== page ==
It is a feast that consists of many traditions, such as the Israelite people eating bitter herbs dipped in saltwater, which represent the tears of their ancestors when they were slaves, and the eating of unleavened bread, for the Israelites on the night of the first Passover, were to eat in haste, ready to leave at any moment.
During the celebration of this feast, the King of kings took on a servant’s role, and washed the nasty feet of his twelve followers. That’s right–twelve. Though Judas was in the very act of betraying him, it never says that Jesus skipped over him nor neglected him. Meaning, our Lord washed the feet of the very man who betrayed him. Additionally, this same man was present, when Jesus broke the bread and passed the cup, initiating the very first Lord’s Supper.
The Lord’s Supper, the Holy Communion, the Eucharist, is a very special time. It’s a remembrance, of our Savior’s body who was broken on the cross, of his blood that was shed, of his painful and humiliating death. It’s a celebration, that he did not stay dead! For three days later, he rose from the grave, conquering sin! It is a time of reflection and recommitment (1 Corinthians 11), examining ourselves and asking the Lord for forgiveness. It is a time of fellowship, coming together as a body to proclaim that we believe that Jesus is Lord.
The Lord’s Supper is both an altar, honoring the Lamb who was the most perfect sacrifice. He who took our place, so that the Lord may passover the hearts of those who have been immersed in the blood of His Son on the Day of Judgement, being spared by death. And it is also a table, a feast to be celebrated by those who believe they are free from sin.
Food is a great thing that brings people together, one reason why numerous churches have so many potlucks. For everyone has to eat, and a table brings people into close proximity to each other, forcing people to either stare at each other awkwardly, or to talk and build relationships. The Lord’s Supper is such an occasion, and the neat thing is, everyone’s invited. Nowhere in the Bible does it say that you must be a Christian or must be baptized to partake in this sacrament. The Bible mentions how believers would come together on the Lord’s Day to break bread (Acts 20:7), how believers would come together daily to break bread (Acts 2:42-46), and even how the Corinthians at one time abused the Communion (1 Corinthians 11), but nowhere does it say that only Christians are invited to this table, for it appears that all are welcome to the Lord’s table.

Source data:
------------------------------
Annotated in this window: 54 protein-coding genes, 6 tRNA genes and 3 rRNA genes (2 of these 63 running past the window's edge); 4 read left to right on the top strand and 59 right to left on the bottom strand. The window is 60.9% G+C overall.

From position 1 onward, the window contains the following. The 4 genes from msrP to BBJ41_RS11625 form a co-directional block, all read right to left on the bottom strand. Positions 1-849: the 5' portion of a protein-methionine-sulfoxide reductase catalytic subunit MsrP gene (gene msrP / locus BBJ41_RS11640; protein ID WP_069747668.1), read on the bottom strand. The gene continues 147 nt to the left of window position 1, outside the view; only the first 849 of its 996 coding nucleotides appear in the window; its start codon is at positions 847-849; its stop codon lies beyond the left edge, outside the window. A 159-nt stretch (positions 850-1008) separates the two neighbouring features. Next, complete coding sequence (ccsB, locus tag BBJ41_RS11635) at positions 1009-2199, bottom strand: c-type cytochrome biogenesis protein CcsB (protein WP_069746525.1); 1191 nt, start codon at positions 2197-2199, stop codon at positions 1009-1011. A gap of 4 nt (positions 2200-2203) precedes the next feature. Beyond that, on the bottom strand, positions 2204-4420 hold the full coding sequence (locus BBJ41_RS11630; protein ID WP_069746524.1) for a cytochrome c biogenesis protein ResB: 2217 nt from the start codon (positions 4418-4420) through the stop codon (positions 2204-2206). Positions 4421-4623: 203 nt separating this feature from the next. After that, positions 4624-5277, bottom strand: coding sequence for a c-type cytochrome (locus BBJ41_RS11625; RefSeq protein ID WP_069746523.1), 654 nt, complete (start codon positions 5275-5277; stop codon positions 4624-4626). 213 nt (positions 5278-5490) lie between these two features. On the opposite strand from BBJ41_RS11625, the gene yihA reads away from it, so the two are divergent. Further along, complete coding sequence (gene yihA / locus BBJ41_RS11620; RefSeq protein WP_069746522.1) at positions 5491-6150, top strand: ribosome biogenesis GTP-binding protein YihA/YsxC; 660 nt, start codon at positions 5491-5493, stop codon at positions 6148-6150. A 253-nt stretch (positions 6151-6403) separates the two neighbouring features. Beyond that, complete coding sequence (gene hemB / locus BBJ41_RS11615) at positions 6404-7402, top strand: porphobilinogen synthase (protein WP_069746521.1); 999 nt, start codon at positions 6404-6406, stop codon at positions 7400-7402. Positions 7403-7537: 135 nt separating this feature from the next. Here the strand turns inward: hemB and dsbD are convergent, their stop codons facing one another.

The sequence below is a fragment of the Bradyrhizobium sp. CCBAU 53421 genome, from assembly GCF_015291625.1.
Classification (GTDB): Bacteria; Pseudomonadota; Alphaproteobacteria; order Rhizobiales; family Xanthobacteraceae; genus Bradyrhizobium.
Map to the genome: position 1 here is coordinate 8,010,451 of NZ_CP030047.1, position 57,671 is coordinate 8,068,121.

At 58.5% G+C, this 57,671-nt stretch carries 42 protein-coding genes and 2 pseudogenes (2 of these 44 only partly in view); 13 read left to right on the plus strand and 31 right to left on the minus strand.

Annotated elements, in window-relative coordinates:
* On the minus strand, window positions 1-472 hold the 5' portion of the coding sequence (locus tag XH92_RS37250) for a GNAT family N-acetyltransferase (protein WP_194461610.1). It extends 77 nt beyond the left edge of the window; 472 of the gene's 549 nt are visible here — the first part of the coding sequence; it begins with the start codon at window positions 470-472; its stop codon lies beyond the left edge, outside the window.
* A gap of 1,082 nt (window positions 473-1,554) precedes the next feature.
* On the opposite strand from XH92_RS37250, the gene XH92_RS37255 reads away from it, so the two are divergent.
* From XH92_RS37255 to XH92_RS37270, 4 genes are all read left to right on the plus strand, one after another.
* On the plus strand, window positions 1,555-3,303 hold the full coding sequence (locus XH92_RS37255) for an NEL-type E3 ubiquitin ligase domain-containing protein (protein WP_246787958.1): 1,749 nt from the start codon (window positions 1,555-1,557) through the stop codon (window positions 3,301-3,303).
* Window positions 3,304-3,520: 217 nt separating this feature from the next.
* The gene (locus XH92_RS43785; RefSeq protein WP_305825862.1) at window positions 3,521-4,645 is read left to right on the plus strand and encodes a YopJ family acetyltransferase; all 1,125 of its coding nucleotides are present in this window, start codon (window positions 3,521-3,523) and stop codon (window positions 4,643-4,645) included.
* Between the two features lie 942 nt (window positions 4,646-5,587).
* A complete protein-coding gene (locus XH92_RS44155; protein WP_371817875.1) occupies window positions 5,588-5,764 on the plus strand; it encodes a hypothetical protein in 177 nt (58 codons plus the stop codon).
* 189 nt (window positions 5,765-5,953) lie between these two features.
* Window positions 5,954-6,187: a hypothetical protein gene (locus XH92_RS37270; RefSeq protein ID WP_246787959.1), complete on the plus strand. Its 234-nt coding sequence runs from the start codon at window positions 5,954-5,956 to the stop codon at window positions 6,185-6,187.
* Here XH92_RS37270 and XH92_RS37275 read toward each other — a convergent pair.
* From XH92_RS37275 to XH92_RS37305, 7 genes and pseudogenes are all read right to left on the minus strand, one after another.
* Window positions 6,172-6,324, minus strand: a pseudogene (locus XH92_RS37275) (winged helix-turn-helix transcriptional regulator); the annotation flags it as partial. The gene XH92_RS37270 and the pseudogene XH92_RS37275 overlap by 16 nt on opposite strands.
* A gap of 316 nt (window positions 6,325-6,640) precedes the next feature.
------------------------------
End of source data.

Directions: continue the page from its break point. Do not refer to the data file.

Even on the night of its origin, Judas, the man in the very act of betraying our Lord, was allowed to partake in this feast. For when Jesus took the cup he said, “Drink of it, all of you” (Matthew 26:27). He didn’t say, “Drink of it, everyone except Judas,” “all of you”. And though it’s unclear when exactly Judas left during the feast, it is clear that he was still present when Jesus presented the wine: In the same way, after the supper he took the cup, saying, “This cup is the new covenant in my blood, which is poured out for you. But the hand of him who is going to betray me is with mine on the table. The Son of Man will go as it has been decreed. But woe to that man who betrays him!” They began to question among themselves which of them it might be who would do this (Luke 22:20-23).